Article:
Petitioners then pointed the Court to a prior opinion in which the Court of Chancery stated in dicta that appraisal rights were mandatory provisions of the DGCL but could be waived as to preferred stock in the documents creating the security, arguing that the opinion’s waiver principle did not apply to common stock. However, the Court disagreed, interpreting the opinion as standing for the general proposition that a stockholder can waive its appraisal rights ex ante under certain circumstances. The Court further noted that Section 262 does not make a distinction between preferred stock and common stock.
Third, the Court affirmed the Court of Chancery’s holding that the Petitioners were entitled to pre-judgment interest on the merger consideration, noting that they could not accept the merger consideration during the underlying appraisal proceeding, which concerned novel and complex issues of Delaware law.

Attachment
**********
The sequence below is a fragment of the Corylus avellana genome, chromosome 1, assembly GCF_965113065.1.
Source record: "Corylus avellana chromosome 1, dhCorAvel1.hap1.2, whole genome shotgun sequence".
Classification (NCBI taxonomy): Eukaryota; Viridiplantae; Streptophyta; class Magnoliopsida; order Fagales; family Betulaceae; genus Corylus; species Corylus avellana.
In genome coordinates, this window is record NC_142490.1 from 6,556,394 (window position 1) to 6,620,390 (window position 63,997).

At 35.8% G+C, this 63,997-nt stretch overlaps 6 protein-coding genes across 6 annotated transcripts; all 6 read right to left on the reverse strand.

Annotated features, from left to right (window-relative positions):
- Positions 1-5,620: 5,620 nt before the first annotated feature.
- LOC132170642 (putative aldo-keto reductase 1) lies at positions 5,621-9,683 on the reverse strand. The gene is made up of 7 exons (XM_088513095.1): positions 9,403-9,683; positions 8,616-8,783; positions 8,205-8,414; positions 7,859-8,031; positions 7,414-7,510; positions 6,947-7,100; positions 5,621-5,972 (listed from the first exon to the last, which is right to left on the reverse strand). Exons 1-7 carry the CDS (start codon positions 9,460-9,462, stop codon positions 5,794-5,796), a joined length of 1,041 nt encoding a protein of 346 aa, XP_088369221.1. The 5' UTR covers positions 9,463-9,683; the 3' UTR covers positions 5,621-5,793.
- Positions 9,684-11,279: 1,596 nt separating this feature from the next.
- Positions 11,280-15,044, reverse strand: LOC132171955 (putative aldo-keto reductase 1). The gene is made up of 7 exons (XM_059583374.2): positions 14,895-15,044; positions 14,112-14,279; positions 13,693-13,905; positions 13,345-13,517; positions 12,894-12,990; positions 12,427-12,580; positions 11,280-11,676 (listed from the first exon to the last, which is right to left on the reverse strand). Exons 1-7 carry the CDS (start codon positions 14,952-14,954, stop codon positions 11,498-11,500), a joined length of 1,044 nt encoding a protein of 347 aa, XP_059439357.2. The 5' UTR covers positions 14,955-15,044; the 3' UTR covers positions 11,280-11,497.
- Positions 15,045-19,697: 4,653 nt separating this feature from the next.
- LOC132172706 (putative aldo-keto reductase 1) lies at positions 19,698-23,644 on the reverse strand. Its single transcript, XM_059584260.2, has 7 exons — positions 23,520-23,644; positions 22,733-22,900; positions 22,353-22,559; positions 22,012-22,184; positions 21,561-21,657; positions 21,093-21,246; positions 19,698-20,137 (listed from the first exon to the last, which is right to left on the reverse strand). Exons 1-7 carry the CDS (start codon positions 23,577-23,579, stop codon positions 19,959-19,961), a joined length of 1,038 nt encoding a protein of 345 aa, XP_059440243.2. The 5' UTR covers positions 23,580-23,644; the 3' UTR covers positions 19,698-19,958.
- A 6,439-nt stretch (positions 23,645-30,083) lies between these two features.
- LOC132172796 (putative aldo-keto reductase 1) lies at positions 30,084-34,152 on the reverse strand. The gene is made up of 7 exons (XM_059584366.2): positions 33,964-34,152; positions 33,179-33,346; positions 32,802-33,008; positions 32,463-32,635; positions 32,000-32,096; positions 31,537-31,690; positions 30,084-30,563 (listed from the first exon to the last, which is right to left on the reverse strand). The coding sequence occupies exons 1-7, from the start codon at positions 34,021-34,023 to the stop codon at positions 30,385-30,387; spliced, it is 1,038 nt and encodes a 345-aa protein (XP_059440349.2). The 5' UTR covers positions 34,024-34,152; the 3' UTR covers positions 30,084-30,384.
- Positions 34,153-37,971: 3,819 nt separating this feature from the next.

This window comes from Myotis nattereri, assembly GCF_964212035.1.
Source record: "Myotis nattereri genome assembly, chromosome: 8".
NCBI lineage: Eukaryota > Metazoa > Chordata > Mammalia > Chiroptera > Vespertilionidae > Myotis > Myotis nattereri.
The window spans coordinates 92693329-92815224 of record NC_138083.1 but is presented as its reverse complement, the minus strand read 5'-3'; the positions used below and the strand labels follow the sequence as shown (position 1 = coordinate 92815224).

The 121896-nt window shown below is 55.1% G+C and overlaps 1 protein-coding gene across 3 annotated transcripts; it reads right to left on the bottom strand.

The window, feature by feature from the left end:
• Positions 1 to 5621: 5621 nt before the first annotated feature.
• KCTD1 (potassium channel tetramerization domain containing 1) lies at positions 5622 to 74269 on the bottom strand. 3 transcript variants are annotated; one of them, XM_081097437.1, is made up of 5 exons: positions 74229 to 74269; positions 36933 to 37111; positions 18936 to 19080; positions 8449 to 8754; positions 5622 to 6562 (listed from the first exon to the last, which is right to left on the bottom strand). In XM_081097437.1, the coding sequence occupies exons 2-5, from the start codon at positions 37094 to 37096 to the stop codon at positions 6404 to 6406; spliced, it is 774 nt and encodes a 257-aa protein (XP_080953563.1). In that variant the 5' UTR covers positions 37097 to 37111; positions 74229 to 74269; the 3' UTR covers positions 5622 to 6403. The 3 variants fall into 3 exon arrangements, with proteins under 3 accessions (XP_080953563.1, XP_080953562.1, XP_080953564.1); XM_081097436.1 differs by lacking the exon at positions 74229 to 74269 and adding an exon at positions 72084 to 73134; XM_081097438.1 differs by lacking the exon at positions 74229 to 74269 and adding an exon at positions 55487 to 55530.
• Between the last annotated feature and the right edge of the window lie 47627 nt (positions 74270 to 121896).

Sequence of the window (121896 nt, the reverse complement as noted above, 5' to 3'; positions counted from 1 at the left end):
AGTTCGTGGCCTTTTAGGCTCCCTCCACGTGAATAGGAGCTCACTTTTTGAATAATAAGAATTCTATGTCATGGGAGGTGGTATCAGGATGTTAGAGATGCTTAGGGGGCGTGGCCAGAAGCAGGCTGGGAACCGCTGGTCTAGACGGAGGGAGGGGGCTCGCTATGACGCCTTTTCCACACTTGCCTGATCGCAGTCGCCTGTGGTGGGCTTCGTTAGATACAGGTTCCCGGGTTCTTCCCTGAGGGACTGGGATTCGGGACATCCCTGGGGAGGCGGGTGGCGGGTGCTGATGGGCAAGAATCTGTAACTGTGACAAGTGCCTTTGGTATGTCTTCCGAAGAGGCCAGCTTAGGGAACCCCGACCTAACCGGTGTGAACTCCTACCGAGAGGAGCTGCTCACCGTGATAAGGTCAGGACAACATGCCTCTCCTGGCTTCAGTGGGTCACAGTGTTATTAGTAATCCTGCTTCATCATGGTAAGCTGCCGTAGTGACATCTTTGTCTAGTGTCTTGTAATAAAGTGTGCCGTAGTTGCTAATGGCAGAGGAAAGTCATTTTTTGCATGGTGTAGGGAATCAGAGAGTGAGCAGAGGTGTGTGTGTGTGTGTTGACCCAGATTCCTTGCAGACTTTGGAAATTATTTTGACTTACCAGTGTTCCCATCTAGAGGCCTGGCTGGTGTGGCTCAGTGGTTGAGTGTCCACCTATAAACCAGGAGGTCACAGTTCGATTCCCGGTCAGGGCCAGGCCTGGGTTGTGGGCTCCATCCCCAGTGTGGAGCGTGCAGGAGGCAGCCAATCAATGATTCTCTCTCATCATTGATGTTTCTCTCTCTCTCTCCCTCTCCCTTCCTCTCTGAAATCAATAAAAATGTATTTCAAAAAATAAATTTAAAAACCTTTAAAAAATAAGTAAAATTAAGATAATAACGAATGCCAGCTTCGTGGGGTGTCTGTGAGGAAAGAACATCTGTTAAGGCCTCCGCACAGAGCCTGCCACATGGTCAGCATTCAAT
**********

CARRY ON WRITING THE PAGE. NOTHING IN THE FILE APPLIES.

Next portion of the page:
Finally, the Court affirmed the ruling that Authentix was not entitled to pre-judgment interest on its attorneys’ fees because Authentix was not entitled to attorneys’ fees under the fee-shifting provision until it became the prevailing party.
In a dissenting opinion, Justice Valihura articulated the view that the Refrain Obligation was, at best, ambiguous, and therefore did not represent a clear waiver of appraisal rights because it had no savings clause, because the use of “refrain” instead of “waive” was significant, and because only enforcing it pre-close would not render it a nullity. Justice Valihura also did not think permitting waivers of rights in corporate stockholders agreements was permissible given the availability of alternative entities and the possibility of creating different sets of rules for private and public corporations and that any such waiver should occur in a certificate or bylaws, if at all. Moreover, Justice Valihura found that appraisal was a mandatory right that should not be subject to waiver because it was a statutorily created right meant to compensate stockholders for the loss of veto power over certain transactions and acted as a deterrent to executing transactions at an unfair price.